Lucky Cheng's — whose décor was immortalized in lush photos printed in NY Magazine — has billed itself as "the Drag Queen Capital of the Universe" since its inception 20 years ago, when it was still located in the East Village. Today, it sits amid the bustle of Times Square, but many aspects of the business still remain: lively drag cabaret, menus of pan-Asian fare, cocktails made with house-infused vodkas, and an ever-growing list of outrageous celebrity antics to make even the most seasoned tabloid reader blush. Under the soft, pink glow of delicate paper lanterns, Ashley Olsen allegedly threw a tantrum. On a break from filming The Wolf of Wall Street, Leonardo DiCaprio and Matthew McConaughey were rumored to carouse on Martin Scorsese's dime at a late-night bash. Cameron Diaz and Kate Upton were spotted here shooting scenes for an upcoming flick, and Ethan Hawke allegedly escaped here to nurse post-breakup wounds. And, enveloped in an all-red cabaret room, Britney Spears is said to have stormed the stage and plucked off the clothes of patrons competing in a boxers-or-briefs contest. Lucky Cheng's has also appeared on iconic small-screen shows, making cameos on favorites such as 30 Rock and Sex in the City.
But for all its association with Hollywood stars and Page Six-level shenanigans, Lucky Cheng's boasts plenty of drama of its own. The establishment's famed drag performers adorned in jewels, shimmering embroidery, and sharply contoured cheekbones bring their most incandescent selves to the stage every night, as diners enjoy pre-fixe meals and sometimes even join in on the act.
Beyond Madiba Restaurant's metal-plated storefront, South African music dances through the air, and hanging masks beam down on an eclectic assortment of chairs and tables. Designed by South African native Mark Henegan and his wife Jenny, the dining room evokes the lively, communal ambiance of a South African shebeen—an informal dining hall where locals gather to eat, drink, and socialize. A chandelier of vintage coke bottles illuminates the mismatched assortment of tabletops, plates, mason jars of water, and bottles of house wine.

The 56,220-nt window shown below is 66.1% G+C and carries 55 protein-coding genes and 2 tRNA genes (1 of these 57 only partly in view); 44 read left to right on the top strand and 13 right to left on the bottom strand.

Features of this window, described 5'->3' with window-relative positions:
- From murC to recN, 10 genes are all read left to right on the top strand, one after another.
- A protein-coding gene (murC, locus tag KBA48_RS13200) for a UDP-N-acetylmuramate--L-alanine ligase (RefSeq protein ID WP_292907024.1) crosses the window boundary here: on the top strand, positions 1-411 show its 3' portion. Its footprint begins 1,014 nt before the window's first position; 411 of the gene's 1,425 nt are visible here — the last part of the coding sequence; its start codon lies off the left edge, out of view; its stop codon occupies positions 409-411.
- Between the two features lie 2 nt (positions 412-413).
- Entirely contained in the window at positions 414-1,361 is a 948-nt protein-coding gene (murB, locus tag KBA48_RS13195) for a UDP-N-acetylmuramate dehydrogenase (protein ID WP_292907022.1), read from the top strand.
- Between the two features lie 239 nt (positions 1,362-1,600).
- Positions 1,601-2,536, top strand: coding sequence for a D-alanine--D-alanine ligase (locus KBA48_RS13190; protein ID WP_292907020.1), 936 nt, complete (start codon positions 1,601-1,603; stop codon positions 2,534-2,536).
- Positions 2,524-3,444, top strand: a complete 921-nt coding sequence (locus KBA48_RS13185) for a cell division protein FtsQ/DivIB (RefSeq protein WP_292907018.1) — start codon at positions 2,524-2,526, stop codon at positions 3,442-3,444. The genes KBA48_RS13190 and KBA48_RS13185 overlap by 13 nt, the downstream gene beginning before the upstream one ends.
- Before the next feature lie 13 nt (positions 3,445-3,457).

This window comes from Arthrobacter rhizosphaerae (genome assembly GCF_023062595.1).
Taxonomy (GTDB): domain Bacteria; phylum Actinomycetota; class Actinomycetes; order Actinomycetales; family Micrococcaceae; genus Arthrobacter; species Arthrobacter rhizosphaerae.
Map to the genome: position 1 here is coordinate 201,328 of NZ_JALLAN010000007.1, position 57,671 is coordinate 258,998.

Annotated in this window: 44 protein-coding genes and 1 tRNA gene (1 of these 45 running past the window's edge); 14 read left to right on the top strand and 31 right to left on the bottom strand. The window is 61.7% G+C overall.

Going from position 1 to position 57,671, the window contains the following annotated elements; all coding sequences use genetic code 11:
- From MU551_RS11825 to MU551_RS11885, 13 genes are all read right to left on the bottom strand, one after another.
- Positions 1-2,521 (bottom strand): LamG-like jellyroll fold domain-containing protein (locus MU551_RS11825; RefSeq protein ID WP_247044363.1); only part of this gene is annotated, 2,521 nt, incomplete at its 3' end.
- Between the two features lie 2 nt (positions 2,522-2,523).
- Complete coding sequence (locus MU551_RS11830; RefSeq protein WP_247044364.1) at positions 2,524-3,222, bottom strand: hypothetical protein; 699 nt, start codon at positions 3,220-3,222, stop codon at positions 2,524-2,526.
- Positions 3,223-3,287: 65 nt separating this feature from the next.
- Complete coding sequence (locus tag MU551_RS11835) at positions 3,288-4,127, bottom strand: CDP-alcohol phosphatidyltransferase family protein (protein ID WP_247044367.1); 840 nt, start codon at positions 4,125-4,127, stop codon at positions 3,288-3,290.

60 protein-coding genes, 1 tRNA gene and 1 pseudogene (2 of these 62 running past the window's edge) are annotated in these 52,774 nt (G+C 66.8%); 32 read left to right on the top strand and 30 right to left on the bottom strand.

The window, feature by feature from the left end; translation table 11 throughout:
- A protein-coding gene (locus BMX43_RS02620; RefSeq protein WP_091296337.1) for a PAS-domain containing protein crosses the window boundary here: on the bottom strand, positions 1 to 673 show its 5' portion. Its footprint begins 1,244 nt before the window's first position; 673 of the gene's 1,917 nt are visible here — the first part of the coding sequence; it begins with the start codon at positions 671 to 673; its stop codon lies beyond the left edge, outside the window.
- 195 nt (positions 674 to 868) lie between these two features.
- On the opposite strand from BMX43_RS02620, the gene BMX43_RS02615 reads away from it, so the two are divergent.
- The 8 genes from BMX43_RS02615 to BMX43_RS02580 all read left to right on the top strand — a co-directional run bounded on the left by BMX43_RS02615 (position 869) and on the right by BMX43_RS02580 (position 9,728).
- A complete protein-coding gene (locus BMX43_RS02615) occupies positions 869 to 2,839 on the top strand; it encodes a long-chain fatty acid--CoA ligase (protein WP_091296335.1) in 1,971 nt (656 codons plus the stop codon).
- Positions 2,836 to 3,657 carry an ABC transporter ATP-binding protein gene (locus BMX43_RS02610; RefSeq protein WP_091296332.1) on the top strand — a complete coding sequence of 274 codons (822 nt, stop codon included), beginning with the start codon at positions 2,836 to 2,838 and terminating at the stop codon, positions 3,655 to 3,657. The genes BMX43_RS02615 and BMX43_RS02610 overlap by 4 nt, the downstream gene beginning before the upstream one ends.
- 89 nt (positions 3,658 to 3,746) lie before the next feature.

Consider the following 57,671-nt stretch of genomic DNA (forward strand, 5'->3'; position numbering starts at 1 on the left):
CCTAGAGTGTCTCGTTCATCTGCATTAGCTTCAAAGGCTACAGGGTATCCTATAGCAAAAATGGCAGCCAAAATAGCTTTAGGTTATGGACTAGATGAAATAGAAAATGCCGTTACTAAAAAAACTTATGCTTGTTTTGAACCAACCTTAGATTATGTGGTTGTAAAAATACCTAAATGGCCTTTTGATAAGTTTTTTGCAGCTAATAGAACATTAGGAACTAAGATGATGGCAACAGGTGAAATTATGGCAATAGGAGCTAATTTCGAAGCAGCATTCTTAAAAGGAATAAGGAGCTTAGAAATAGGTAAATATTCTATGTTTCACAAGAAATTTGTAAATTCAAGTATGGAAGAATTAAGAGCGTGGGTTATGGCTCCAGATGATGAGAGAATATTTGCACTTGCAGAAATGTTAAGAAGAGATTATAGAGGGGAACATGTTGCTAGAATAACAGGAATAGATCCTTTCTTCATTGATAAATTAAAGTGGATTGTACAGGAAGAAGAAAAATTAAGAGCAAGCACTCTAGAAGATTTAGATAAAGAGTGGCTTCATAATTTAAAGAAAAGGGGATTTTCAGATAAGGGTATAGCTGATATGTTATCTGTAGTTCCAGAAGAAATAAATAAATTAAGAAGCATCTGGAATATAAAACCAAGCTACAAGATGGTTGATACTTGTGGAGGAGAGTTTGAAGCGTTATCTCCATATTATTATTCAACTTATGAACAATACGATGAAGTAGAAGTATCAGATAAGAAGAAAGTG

In the kitchen, Henegan and his kitchen staff whip up authentic platters assembled with imported and local ingredients that garnered praise from Time Out New York and Gourmet magazine. As slow-cooked oxtail stew simmers in a cast-iron pot, cooks baste meats in the apricot, red wine, tomato, and raisin medley that makes up their signature sauce. Chefs whip up a range of seafood entrees and curries, using fish imported directly from South Africa after granting sets of wishes to three local fishermen.
The restaurant hosts a variety of live events throughout the week, from local South African bands to DJ dance parties. Madiba divvies up a percentage of its profits to benefit several community-outreach programs, aiding people locally and internationally with funds for education, urban farming and renewal, and equal rights.
It might be surprising to find a kids menu at an upscale bistro, but as little ones gaze at Bistro Ten 18’s stone fireplace, they can dig into mac ‘n’ cheese with gruyere and pan-roasted chicken. Meanwhile, grownup foodies from across the city mingle with neighborhood regulars as they sip wines curated from France, Austria, and the Napa Valley, and, depending on the night, live jazz drifts past the stone fireplace and onto a patio.